Debugging and performance analysis using of a smartphone

Mobile devices have become a crucial part of our day to day life, so testing the new transport protocol on mobile devices is critically important for mobile app performance. To facilitate that, we need to have a mobile test app which will proxy data over the new transport protocol under development. With this we have the ability to analyze protocol functionality and performance in mobile devices with different network conditions.

Adding a smartphone to the testbed mentioned above gives an advantage in terms of understanding real performance issues. The major smartphone operating systems, iOS and Android, have quite different networking stack. Adding a smartphone to testbed gives the ability to understand these operating system network stacks in depth which aides new protocol designs.

The above figure shows the network block diagram of another similar lab testbed used for protocol testing where a smartphone is connected both wired and wirelessly. A Linux netem based traffic shaper sits in-between the client and server shaping the traffic. Various networking profiles are fed to the traffic shaper to mimic real world scenarios. The client can be either an Android or iOS based smartphone, the server is a vanilla web server serving static files. Client, server and traffic shaper are all connected to the Internet along with the private lab network for management purposes.

The above lab has mobile devices for both Android or iOS  installed with a test app built with a proprietary client proxy software for proxying data over the new transport protocol under development. The test app also has the ability to make HTTP requests over TCP for comparison purposes.

The Android or iOS test app can be used to issue multiple HTTPS requests of different object sizes sequentially and concurrently using TCP and QUIC as underlying transport protocol. Later, TTOTAL (total transfer time) of each HTTPS request is used to compare TCP and QUIC performance over different network conditions. One such comparison is shown below,

The table above shows the total transfer time taken for TCP and QUIC requests over an LTE network profile fetching different objects with different concurrency levels using the test app. Here TCP goes over native OS network stack and QUIC goes over Cloudflare QUIC stack.

Debugging network performance issues is hard when it comes to mobile devices. By adding an actual smartphone into the testbed itself we have the ability to take packet captures at different layers. These are very critical in analyzing and understanding protocol performance.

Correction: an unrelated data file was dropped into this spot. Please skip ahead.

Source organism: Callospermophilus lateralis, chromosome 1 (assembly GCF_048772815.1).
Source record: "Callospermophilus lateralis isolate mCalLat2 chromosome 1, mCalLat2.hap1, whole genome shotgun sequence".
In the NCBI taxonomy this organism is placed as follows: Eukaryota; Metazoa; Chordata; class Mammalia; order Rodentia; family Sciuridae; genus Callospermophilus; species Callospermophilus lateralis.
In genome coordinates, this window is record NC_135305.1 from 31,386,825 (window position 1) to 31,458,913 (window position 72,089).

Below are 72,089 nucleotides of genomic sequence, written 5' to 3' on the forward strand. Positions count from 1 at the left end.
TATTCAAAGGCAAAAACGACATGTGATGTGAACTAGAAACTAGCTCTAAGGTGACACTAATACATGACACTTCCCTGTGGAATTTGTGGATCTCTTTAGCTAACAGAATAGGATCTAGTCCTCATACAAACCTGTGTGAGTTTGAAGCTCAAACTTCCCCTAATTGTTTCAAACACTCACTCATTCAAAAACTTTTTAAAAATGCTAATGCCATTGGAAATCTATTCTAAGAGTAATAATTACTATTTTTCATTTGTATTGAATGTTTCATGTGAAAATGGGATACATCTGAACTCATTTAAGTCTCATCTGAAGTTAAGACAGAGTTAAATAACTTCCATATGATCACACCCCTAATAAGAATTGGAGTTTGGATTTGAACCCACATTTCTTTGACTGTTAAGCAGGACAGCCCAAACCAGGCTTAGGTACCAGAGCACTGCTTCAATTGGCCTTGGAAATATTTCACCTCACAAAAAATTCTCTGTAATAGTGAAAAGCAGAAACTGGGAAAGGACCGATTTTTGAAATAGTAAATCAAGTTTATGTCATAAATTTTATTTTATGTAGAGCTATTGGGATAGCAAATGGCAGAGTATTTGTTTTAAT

It’s easy and straightforward to capture packets and analyze them using the tcpdump tool on x86 boxes, but it’s a challenge to capture packets on iOS and Android devices. On iOS device ‘rvictl’ lets us capture packets on an external interface. But ‘rvictl’ has some drawbacks such as timestamps being inaccurate. Since we are dealing with millisecond level events, timestamps need to be accurate to analyze the root cause of a problem.

We can capture packets on internal loopback interfaces on jailbroken iPhones and rooted Android devices. Jailbreaking a recent iOS device is nontrivial. We also need to make sure that autoupdate of any sort is disabled on such a phone otherwise it would disable the jailbreak and you have to start the whole process again. With a jailbroken phone we have root access to the device which lets us take packet captures as needed using tcpdump.

Packet captures taken using jailbroken iOS devices or rooted Android devices connected to the lab testbed help us analyze  performance bottlenecks and improve protocol performance.

iOS and Android devices different network stacks in their core operating systems. These packet captures also help us understand the network stack of these mobile devices, for example in iOS devices packets punted through loopback interface had a mysterious delay of 5 to 7ms.

Conclusion

Cloudflare is actively involved in helping to drive forward the QUIC and HTTP/3 standards by testing and optimizing these new protocols in simulated real world environments. By simulating a wide variety of networks we are working on our mission of Helping Build a Better Internet. For everyone, everywhere.

Would like to thank SangJo Lee, Hiren Panchasara, Lucas Pardue and Sreeni Tellakula for their contributions.